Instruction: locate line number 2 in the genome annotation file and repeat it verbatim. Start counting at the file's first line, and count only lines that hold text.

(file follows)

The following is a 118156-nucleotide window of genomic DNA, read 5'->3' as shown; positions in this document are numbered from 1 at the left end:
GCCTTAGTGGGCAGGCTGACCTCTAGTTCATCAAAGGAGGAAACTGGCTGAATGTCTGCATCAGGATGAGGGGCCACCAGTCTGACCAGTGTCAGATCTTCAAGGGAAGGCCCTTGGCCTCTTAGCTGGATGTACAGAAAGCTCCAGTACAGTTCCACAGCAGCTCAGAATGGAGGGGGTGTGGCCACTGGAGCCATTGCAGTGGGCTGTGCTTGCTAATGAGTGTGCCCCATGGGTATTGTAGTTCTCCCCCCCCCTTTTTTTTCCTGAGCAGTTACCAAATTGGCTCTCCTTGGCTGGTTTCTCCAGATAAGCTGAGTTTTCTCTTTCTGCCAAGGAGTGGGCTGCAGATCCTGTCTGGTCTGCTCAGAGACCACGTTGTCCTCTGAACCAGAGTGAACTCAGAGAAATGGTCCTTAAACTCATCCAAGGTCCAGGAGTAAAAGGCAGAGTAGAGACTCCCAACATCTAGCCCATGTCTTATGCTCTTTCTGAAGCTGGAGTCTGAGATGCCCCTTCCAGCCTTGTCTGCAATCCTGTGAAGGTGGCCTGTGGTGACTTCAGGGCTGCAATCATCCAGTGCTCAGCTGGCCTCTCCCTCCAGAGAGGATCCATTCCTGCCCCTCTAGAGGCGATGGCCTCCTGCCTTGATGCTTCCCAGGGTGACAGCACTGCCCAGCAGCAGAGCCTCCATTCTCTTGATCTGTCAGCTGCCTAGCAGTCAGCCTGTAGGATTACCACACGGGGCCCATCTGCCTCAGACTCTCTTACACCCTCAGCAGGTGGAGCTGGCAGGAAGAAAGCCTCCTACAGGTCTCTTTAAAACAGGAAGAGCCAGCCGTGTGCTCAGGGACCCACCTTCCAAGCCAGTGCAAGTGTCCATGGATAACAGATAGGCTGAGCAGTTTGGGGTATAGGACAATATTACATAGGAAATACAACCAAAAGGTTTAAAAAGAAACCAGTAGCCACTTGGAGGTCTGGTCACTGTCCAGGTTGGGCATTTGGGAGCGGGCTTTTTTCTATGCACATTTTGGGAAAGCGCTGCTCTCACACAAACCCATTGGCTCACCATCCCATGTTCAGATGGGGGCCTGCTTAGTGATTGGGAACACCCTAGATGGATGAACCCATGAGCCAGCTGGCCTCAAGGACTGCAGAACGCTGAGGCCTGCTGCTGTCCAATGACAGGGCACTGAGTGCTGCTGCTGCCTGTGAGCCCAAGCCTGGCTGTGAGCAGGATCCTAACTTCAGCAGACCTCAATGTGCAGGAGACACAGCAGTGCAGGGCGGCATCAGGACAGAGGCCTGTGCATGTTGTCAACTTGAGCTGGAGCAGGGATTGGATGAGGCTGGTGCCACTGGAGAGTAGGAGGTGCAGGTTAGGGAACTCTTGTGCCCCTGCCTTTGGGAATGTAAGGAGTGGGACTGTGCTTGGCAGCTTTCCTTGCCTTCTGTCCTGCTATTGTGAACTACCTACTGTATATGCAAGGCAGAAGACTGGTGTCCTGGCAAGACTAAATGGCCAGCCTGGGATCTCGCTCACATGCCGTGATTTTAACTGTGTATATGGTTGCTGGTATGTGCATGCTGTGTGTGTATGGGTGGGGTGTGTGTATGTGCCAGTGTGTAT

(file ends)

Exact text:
GCCTTAGTGGGCAGGCTGACCTCTAGTTCATCAAAGGAGGAAACTGGCTGAATGTCTGCATCAGGATGAGGGGCCACCAGTCTGACCAGTGTCAGATCTTCAAGGGAAGGCCCTTGGCCTCTTAGCTGGATGTACAGAAAGCTCCAGTACAGTTCCACAGCAGCTCAGAATGGAGGGGGTGTGGCCACTGGAGCCATTGCAGTGGGCTGTGCTTGCTAATGAGTGTGCCCCATGGGTATTGTAGTTCTCCCCCCCCCTTTTTTTTCCTGAGCAGTTACCAAATTGGCTCTCCTTGGCTGGTTTCTCCAGATAAGCTGAGTTTTCTCTTTCTGCCAAGGAGTGGGCTGCAGATCCTGTCTGGTCTGCTCAGAGACCACGTTGTCCTCTGAACCAGAGTGAACTCAGAGAAATGGTCCTTAAACTCATCCAAGGTCCAGGAGTAAAAGGCAGAGTAGAGACTCCCAACATCTAGCCCATGTCTTATGCTCTTTCTGAAGCTGGAGTCTGAGATGCCCCTTCCAGCCTTGTCTGCAATCCTGTGAAGGTGGCCTGTGGTGACTTCAGGGCTGCAATCATCCAGTGCTCAGCTGGCCTCTCCCTCCAGAGAGGATCCATTCCTGCCCCTCTAGAGGCGATGGCCTCCTGCCTTGATGCTTCCCAGGGTGACAGCACTGCCCAGCAGCAGAGCCTCCATTCTCTTGATCTGTCAGCTGCCTAGCAGTCAGCCTGTAGGATTACCACACGGGGCCCATCTGCCTCAGACTCTCTTACACCCTCAGCAGGTGGAGCTGGCAGGAAGAAAGCCTCCTACAGGTCTCTTTAAAACAGGAAGAGCCAGCCGTGTGCTCAGGGACCCACCTTCCAAGCCAGTGCAAGTGTCCATGGATAACAGATAGGCTGAGCAGTTTGGGGTATAGGACAATATTACATAGGAAATACAACCAAAAGGTTTAAAAAGAAACCAGTAGCCACTTGGAGGTCTGGTCACTGTCCAGGTTGGGCATTTGGGAGCGGGCTTTTTTCTATGCACATTTTGGGAAAGCGCTGCTCTCACACAAACCCATTGGCTCACCATCCCATGTTCAGATGGGGGCCTGCTTAGTGATTGGGAACACCCTAGATGGATGAACCCATGAGCCAGCTGGCCTCAAGGACTGCAGAACGCTGAGGCCTGCTGCTGTCCAATGACAGGGCACTGAGTGCTGCTGCTGCCTGTGAGCCCAAGCCTGGCTGTGAGCAGGATCCTAACTTCAGCAGACCTCAATGTGCAGGAGACACAGCAGTGCAGGGCGGCATCAGGACAGAGGCCTGTGCATGTTGTCAACTTGAGCTGGAGCAGGGATTGGATGAGGCTGGTGCCACTGGAGAGTAGGAGGTGCAGGTTAGGGAACTCTTGTGCCCCTGCCTTTGGGAATGTAAGGAGTGGGACTGTGCTTGGCAGCTTTCCTTGCCTTCTGTCCTGCTATTGTGAACTACCTACTGTATATGCAAGGCAGAAGACTGGTGTCCTGGCAAGACTAAATGGCCAGCCTGGGATCTCGCTCACATGCCGTGATTTTAACTGTGTATATGGTTGCTGGTATGTGCATGCTGTGTGTGTATGGGTGGGGTGTGTGTATGTGCCAGTGTGTAT